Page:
Patient navigation and engagement intertwines with the other key issues in personalized medicine. As Steven’s story showed, it is even important when it comes to tumor tissue testing, said Kimberly Allison, MD, a breast cancer pathologist at Stanford. Pathologists look for certain biomarkers routinely, such as estrogen receptor and HER2 status in breast cancer, she said, but it is not necessarily standard practice to test for the newer and less common markers, such as ALK in lung cancer.
“Patients need to know when to ask for additional testing,” she said. “Improving the quality of patient questions improves quality of care.” And the need for such questions is only going to grow.
“The discovery of new mutation subtypes that might be targeted is going on rapidly now—every week or so there’s a new one,” said ASCO Immediate Past President Clifford A. Hudis, MD, FACP. “How can we make sure everyone has access to this information—that is our task.”
Making better use of electronic health records is one of the answers, he said. ASCO’s CancerLinQ, now in development, will enable physicians to enter their own patients’ records (de-identified) into a shared database. That will create a trove of data for analysis, feedback, and insight, helping to “ensure that every cancer patient and physician, wherever they are, has the very latest knowledge at their fingertips,” in the words of CancerLinQ’s website (www.asco.org/quality-guidelines/cancerlinq).
A related theme in the era of personalized medicine is the prominence of technology, not only for accessing data but also for patient empowerment.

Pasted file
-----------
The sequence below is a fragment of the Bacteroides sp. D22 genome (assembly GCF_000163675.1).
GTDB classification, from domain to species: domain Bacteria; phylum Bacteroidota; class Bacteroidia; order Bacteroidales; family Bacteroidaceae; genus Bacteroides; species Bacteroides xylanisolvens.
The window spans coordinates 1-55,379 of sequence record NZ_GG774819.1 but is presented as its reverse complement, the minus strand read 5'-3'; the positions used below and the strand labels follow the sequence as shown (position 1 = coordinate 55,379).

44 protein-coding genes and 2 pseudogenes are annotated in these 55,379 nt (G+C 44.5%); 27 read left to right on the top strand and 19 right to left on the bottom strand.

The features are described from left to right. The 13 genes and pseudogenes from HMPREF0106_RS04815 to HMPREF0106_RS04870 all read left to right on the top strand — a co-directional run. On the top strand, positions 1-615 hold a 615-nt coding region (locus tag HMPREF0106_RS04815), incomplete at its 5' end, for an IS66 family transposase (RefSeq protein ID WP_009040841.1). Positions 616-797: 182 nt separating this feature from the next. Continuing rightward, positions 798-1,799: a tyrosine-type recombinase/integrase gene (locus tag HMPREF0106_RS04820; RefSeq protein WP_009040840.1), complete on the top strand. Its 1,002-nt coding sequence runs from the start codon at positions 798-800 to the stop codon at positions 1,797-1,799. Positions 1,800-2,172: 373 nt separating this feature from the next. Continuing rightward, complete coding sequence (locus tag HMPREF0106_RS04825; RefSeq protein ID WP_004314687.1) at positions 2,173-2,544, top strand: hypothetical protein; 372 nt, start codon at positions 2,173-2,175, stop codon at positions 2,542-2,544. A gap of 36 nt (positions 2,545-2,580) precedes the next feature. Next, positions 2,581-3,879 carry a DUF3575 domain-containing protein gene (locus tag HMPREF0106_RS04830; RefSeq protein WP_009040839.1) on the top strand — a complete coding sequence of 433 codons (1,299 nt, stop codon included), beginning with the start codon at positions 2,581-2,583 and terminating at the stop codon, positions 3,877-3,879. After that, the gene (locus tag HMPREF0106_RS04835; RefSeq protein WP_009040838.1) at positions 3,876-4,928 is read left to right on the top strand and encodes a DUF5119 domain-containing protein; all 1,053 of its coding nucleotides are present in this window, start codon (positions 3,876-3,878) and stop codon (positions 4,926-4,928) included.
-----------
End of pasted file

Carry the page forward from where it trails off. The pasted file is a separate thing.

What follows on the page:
“Technology gives us the ability to be our own advocate in conjunction with community,” said Alicia C. Staley, the CEO of Akari Health, a consulting group based in Boston. The company advises clients on how to use social media and social networks to build relationships with patient communities.
“Information is key to personalized medicine,” said another speaker, Gena Cook, CEO of Navigating Cancer in Seattle. Her company provides cancer programs with a branded, online patient education and support services.
After a day of presentations and roundtable discussions, participants split up into small groups to talk about possible solutions in the areas of patient engagement, quality of care including tissue diagnostics, and data access and technology.
In one of the tissue diagnostic groups, facilitator E. Blair Holladay, PhD, Executive Vice President of the American Society for Clinical Pathology, and others identified barriers to extensive biomarker testing, including the trend to smaller biopsies, which may not yield enough tissue for multiple tests and the need to bank tissue within an hour so the RNA remains intact.
They also discussed the need for more standardization and guidelines on what tests to perform for specific tumors. “The more [guidelines] the better,” said William Cance, MD, FACS, Surgeon-in-Chief at Roswell Park Cancer Institute.
Another group, with Stanford’s Dr. Allison, talked about the need for patient engagement at the tissue diagnostics stage. Ideas included making sure patients know that the treatment plan is based on tissue diagnostics, having an online portal with patient translations of pathologist report terms, and letting patients know they can get a second opinion on their tissue.
Ideas for action that emerged from all the groups will be included in a white paper on the forum. “Today was just the start,” said LIVESTRONG’s Mr. Ulman. “The actions to follow are key…. Interaction to action is our main objective.” ■
Disclosure: Drs. Holland, Williams, Allison, and Hudis, and Mr. Holladay reported no potential conflicts of interest.